- Researchers build a Deep convolutional neural network that can map every building in the US, using satellite imagery.
- To do this, they combined signed-distance labels with SegNet (a deep learning network).
- The system processes an area of 56 kilometer square in less than one minute.
In the last couple of years, high resolution remote sensing imagery has become less expensive and more accessible. Several studies have been devoted to enabling automated building extraction, but establishing a large-scale database of reliable building footprints has remained a challenge till this date.
Although VGI (stands for Volunteered Geographic Information) from OpenStreetMap could be used to obtain a large map of buildings, the mediocre quality of VGI would require a tremendous amount of effort to refine the data. Thus, in order to create large-scale building maps, an automated, scalable framework is yet to be built.
Now, developers at Oak Ridge National Laboratory has built a deep convolutional neural network (CNN) that is capable of mapping each and every building in the United States, using satellite imagery. It could help in emergency planning before and after a disaster strikes.
How DiD They Do This?
To extract building footprint across the entire continental U.S, researchers conducted an in-depth analysis of 4 state of the art convolutional neural networks
- Fully convolutional neural network
- Branch-out convolutional neural network
- Conditional random field as recurrent neural network, and
All these deep learning techniques were tested on one meter resolution aerial pictures from NAIP (National Agriculture Imagery Program). After thoroughly evaluating all four methods, researchers preferred SegNet CNN architecture. They merged signed-distance labels with SegNet to enhance building extraction outcomes to instance level.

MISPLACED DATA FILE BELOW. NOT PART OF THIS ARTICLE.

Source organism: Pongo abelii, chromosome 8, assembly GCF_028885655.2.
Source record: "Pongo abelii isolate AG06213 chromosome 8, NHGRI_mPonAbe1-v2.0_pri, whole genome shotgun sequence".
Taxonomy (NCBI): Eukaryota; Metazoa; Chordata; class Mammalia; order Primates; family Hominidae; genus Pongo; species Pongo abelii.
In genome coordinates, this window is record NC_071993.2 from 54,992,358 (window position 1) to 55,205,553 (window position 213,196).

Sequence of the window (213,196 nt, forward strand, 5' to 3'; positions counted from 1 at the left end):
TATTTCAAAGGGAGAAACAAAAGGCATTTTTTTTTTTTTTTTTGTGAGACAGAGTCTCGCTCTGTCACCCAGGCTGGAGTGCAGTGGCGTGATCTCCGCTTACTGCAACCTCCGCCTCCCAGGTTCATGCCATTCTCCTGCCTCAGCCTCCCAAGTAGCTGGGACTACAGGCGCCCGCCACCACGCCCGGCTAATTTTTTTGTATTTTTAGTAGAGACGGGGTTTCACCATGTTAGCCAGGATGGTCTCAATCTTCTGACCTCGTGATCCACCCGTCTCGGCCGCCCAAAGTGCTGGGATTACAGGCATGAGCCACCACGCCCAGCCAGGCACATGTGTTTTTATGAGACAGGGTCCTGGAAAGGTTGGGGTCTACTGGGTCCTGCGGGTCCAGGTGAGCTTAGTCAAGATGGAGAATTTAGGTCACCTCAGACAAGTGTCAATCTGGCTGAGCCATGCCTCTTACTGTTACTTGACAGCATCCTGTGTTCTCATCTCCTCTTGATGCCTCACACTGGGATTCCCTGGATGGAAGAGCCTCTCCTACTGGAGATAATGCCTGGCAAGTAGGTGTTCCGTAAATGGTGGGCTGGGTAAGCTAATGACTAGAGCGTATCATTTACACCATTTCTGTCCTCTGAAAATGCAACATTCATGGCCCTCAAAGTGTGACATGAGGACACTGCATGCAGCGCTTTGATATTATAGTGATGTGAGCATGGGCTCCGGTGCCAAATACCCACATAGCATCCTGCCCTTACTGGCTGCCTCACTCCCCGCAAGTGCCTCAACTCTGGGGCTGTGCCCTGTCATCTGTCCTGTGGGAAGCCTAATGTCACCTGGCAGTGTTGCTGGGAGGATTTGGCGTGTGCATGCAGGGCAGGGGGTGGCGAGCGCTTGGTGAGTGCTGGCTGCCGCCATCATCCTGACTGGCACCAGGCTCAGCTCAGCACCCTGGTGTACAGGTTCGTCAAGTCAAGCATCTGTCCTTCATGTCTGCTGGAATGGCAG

The main goal was to accurately extract individual building (spatial extent). To achieve this, they combined 2 CNN models (trained with additional spectral bands) while leveraging the pre-trained model’s learned parameter values for initialization.
Building extraction for Pennsylvania state (left). The red lines (right) show extracted building of Philadelphia city (blue box).
Researchers created seamless building maps with a GPU cluster, using a single optical convolutional neural network model derived through the validation process. Then they performed the quality checks on the outcomes, and discovered some key sources of commission errors. The outcomes were further refined with a small retraining process.
The system is trained on NVIDIA Tesla GPUs and the cuDNN library-accelerated Caffe deep learning framework. To completely train the model, it took more than 120,000 iterations. And a total of 8 Tesla GPUs were used for inference.
The final results demonstrate the use of deep learning model for robust building extraction at larger scale. The model processes an area of 56 kilometer square in less than one minute.
According to the researchers, the insights provided by this study will benefit future similar projects based on remote sensing imagery.
In coming years, researchers will be testing the same strategy on high performance computing resources for multi-GPU training to further enhance the mapping system. Also, this will enable more testing of more sophisticated and complex network architectures.
At present, the capacity of the GPU memory and latency between GPU nodes limit the batch size and the size of convolutional neural network architectures. With more GPU memory, developers will be able to analyze the model performance using more than 3 spectral bands in 1 CNN for building extraction.